A PsyPAG sponsored workshop should be aimed specifically at postgraduates to enable skill development relevant to those completing postgraduate study. We also encourage inviting postgraduates to present at your workshop.

Previous workshops

Previous workshops include:

  • An Introduction to Multilevel Modelling
  • Exploring Culture and Experience: Choosing Methodologies in Qualitative Research
  • Books, Burnout and Balance
Funding strategy

We encourage applicants to ask for joint funding from another source (e.g. your university, a division/section of the BPS or an employer).

This is because we want our budget to support as many events as possible.

If interested, or would like more information, please contact the Vice Chair at [email protected]

Why should you apply?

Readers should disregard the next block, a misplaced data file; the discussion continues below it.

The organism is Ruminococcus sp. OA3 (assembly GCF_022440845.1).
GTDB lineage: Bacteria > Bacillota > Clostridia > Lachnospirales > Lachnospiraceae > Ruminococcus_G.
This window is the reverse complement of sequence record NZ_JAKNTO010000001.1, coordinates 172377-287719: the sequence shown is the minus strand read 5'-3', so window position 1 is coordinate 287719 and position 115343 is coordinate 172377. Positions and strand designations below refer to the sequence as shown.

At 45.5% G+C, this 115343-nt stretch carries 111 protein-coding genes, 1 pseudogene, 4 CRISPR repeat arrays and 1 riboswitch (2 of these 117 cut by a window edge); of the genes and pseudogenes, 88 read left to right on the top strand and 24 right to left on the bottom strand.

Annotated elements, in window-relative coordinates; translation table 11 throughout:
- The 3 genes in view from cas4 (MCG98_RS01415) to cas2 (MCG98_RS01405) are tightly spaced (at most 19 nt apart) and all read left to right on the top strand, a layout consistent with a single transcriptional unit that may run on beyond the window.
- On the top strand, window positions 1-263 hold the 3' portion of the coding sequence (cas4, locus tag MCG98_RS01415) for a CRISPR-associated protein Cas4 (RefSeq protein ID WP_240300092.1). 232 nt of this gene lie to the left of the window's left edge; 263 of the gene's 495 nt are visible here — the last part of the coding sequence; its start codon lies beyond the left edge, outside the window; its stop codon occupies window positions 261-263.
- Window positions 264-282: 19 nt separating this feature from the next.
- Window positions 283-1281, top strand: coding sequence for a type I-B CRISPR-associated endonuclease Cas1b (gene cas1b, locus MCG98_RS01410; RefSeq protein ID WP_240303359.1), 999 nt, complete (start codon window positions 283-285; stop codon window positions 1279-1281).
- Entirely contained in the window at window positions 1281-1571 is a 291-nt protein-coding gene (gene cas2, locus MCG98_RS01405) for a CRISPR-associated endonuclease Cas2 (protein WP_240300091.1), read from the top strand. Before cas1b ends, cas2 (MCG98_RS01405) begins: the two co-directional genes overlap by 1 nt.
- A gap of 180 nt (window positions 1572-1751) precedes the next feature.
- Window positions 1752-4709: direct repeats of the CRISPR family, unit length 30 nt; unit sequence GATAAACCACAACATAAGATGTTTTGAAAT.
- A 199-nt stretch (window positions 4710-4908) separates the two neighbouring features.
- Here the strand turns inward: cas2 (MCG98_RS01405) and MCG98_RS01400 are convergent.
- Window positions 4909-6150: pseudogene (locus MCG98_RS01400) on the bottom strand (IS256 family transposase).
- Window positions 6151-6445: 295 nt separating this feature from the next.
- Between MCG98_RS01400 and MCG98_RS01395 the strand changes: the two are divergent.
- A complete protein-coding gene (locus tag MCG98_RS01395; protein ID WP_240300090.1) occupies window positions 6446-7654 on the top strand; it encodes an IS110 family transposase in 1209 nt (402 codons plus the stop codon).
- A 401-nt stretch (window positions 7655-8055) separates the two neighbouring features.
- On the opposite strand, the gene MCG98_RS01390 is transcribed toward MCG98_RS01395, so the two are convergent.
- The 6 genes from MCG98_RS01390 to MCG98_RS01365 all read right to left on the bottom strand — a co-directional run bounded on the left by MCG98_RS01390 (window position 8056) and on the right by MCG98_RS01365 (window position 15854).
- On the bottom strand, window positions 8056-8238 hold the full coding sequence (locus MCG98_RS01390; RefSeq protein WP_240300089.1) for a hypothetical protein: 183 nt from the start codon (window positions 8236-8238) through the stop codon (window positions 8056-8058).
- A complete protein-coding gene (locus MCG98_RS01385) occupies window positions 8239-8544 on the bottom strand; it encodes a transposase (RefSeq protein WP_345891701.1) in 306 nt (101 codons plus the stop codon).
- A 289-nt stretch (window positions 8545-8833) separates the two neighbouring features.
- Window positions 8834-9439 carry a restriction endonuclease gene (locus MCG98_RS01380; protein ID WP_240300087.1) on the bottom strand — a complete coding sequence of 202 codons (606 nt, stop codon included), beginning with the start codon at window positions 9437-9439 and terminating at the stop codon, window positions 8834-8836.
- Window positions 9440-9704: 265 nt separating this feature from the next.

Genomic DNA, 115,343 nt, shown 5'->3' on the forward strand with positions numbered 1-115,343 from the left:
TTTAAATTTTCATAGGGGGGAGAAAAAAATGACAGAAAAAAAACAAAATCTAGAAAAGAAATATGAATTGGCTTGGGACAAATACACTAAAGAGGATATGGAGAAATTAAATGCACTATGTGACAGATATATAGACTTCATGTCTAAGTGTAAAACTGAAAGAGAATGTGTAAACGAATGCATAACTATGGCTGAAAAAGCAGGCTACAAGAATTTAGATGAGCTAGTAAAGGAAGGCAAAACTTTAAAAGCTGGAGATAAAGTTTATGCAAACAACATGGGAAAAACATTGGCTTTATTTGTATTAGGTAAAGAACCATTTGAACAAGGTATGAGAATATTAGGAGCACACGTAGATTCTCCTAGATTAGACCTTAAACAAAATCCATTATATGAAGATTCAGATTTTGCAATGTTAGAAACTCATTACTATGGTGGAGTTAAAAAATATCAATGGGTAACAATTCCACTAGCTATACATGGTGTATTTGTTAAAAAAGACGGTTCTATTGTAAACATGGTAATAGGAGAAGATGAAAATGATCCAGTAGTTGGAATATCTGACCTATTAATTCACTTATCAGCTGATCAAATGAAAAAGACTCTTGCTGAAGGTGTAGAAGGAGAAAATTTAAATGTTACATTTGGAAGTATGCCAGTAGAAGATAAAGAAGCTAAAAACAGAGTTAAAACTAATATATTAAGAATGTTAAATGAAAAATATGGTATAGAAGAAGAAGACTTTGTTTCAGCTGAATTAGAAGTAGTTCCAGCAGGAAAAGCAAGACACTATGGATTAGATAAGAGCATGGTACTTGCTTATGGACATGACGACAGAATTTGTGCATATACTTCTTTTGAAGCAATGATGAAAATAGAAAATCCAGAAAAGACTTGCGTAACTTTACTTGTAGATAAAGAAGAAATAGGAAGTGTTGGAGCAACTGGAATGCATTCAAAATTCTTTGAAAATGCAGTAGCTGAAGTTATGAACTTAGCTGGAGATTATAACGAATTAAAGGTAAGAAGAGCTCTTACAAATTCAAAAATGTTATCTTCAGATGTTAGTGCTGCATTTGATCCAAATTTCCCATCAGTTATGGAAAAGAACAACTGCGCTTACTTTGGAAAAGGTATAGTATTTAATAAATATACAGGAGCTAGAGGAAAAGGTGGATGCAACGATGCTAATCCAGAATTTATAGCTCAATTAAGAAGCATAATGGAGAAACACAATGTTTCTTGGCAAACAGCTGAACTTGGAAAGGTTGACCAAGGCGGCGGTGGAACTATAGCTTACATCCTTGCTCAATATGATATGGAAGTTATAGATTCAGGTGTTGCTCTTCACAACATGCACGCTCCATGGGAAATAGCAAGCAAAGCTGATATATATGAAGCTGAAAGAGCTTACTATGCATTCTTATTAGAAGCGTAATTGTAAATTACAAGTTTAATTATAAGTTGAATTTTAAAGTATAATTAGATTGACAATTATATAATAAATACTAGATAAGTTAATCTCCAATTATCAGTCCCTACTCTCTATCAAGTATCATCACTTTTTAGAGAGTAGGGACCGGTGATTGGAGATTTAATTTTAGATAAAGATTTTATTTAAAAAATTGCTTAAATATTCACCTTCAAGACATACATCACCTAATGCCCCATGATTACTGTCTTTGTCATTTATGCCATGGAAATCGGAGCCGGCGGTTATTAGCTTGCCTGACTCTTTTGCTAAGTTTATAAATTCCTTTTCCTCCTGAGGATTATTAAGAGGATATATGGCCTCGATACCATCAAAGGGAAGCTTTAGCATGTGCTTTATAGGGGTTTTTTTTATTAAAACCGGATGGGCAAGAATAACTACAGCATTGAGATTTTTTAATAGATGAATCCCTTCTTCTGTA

Applying for workshop funding is valuable experience.

  • It shows employers that you are able to use your initiative, budget, negotiate and plan.
  • It fills a gap in your own training needs and benefits others at the same time.
  • It gives you the opportunity to network and meet people you may be able to work with in the future
How to apply

Application deadlines are on 28 February, 30 June, and 31 October every year.

PsyPAG bursaries

PsyPAG awards a number of bursaries to help psychology postgraduates attend conferences and other events, both at home and abroad. All psychology postgraduates registered at a UK institution are eligible to apply for our bursary funds.